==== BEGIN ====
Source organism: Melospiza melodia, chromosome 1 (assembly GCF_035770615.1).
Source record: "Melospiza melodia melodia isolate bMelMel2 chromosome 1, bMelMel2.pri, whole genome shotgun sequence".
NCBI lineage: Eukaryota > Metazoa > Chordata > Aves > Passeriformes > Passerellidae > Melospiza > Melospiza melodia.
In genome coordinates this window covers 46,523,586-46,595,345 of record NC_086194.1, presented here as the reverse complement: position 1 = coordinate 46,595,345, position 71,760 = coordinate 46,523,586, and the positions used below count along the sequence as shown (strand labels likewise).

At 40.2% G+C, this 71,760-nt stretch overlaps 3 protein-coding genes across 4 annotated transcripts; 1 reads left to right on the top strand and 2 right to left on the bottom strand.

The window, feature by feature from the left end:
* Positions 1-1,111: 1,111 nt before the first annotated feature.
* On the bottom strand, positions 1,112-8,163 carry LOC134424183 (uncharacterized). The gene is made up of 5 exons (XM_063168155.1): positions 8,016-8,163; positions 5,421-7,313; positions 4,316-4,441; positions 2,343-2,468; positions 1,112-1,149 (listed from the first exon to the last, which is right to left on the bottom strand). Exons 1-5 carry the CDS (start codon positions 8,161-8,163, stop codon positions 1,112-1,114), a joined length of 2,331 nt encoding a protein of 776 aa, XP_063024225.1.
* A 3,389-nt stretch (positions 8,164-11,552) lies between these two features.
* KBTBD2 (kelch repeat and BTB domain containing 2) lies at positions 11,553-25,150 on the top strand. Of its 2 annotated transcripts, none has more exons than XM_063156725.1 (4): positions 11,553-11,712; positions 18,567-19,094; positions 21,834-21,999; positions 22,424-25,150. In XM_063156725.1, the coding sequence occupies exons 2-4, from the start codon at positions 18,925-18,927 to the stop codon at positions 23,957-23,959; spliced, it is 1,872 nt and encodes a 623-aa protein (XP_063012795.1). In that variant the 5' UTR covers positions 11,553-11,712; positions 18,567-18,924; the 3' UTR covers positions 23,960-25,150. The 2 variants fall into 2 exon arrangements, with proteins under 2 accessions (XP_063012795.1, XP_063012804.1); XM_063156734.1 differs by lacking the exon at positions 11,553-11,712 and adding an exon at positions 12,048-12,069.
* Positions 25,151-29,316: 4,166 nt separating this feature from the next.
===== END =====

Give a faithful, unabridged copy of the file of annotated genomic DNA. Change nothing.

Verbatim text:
Source organism: Melospiza melodia, chromosome 1 (assembly GCF_035770615.1).
Source record: "Melospiza melodia melodia isolate bMelMel2 chromosome 1, bMelMel2.pri, whole genome shotgun sequence".
NCBI lineage: Eukaryota > Metazoa > Chordata > Aves > Passeriformes > Passerellidae > Melospiza > Melospiza melodia.
In genome coordinates this window covers 46,523,586-46,595,345 of record NC_086194.1, presented here as the reverse complement: position 1 = coordinate 46,595,345, position 71,760 = coordinate 46,523,586, and the positions used below count along the sequence as shown (strand labels likewise).

At 40.2% G+C, this 71,760-nt stretch overlaps 3 protein-coding genes across 4 annotated transcripts; 1 reads left to right on the top strand and 2 right to left on the bottom strand.

The window, feature by feature from the left end:
* Positions 1-1,111: 1,111 nt before the first annotated feature.
* On the bottom strand, positions 1,112-8,163 carry LOC134424183 (uncharacterized). The gene is made up of 5 exons (XM_063168155.1): positions 8,016-8,163; positions 5,421-7,313; positions 4,316-4,441; positions 2,343-2,468; positions 1,112-1,149 (listed from the first exon to the last, which is right to left on the bottom strand). Exons 1-5 carry the CDS (start codon positions 8,161-8,163, stop codon positions 1,112-1,114), a joined length of 2,331 nt encoding a protein of 776 aa, XP_063024225.1.
* A 3,389-nt stretch (positions 8,164-11,552) lies between these two features.
* KBTBD2 (kelch repeat and BTB domain containing 2) lies at positions 11,553-25,150 on the top strand. Of its 2 annotated transcripts, none has more exons than XM_063156725.1 (4): positions 11,553-11,712; positions 18,567-19,094; positions 21,834-21,999; positions 22,424-25,150. In XM_063156725.1, the coding sequence occupies exons 2-4, from the start codon at positions 18,925-18,927 to the stop codon at positions 23,957-23,959; spliced, it is 1,872 nt and encodes a 623-aa protein (XP_063012795.1). In that variant the 5' UTR covers positions 11,553-11,712; positions 18,567-18,924; the 3' UTR covers positions 23,960-25,150. The 2 variants fall into 2 exon arrangements, with proteins under 2 accessions (XP_063012795.1, XP_063012804.1); XM_063156734.1 differs by lacking the exon at positions 11,553-11,712 and adding an exon at positions 12,048-12,069.
* Positions 25,151-29,316: 4,166 nt separating this feature from the next.